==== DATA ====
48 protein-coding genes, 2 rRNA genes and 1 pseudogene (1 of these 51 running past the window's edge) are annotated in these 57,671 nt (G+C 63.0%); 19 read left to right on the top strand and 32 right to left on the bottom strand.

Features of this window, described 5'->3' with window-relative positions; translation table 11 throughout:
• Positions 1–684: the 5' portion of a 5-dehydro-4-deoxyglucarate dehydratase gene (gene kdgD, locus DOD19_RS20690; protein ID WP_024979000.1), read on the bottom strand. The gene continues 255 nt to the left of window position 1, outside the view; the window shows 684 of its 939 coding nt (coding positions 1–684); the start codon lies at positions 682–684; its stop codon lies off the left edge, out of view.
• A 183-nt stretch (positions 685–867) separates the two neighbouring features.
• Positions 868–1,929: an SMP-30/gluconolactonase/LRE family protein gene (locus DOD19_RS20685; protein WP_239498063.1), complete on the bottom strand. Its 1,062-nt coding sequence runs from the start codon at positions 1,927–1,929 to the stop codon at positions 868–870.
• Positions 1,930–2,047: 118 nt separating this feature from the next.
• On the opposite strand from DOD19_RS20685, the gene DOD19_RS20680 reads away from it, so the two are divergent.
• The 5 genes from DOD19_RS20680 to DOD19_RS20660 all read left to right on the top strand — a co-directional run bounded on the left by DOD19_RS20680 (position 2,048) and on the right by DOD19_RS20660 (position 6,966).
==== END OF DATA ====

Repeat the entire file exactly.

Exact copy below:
48 protein-coding genes, 2 rRNA genes and 1 pseudogene (1 of these 51 running past the window's edge) are annotated in these 57,671 nt (G+C 63.0%); 19 read left to right on the top strand and 32 right to left on the bottom strand.

Features of this window, described 5'->3' with window-relative positions; translation table 11 throughout:
• Positions 1–684: the 5' portion of a 5-dehydro-4-deoxyglucarate dehydratase gene (gene kdgD, locus DOD19_RS20690; protein ID WP_024979000.1), read on the bottom strand. The gene continues 255 nt to the left of window position 1, outside the view; the window shows 684 of its 939 coding nt (coding positions 1–684); the start codon lies at positions 682–684; its stop codon lies off the left edge, out of view.
• A 183-nt stretch (positions 685–867) separates the two neighbouring features.
• Positions 868–1,929: an SMP-30/gluconolactonase/LRE family protein gene (locus DOD19_RS20685; protein WP_239498063.1), complete on the bottom strand. Its 1,062-nt coding sequence runs from the start codon at positions 1,927–1,929 to the stop codon at positions 868–870.
• Positions 1,930–2,047: 118 nt separating this feature from the next.
• On the opposite strand from DOD19_RS20685, the gene DOD19_RS20680 reads away from it, so the two are divergent.
• The 5 genes from DOD19_RS20680 to DOD19_RS20660 all read left to right on the top strand — a co-directional run bounded on the left by DOD19_RS20680 (position 2,048) and on the right by DOD19_RS20660 (position 6,966).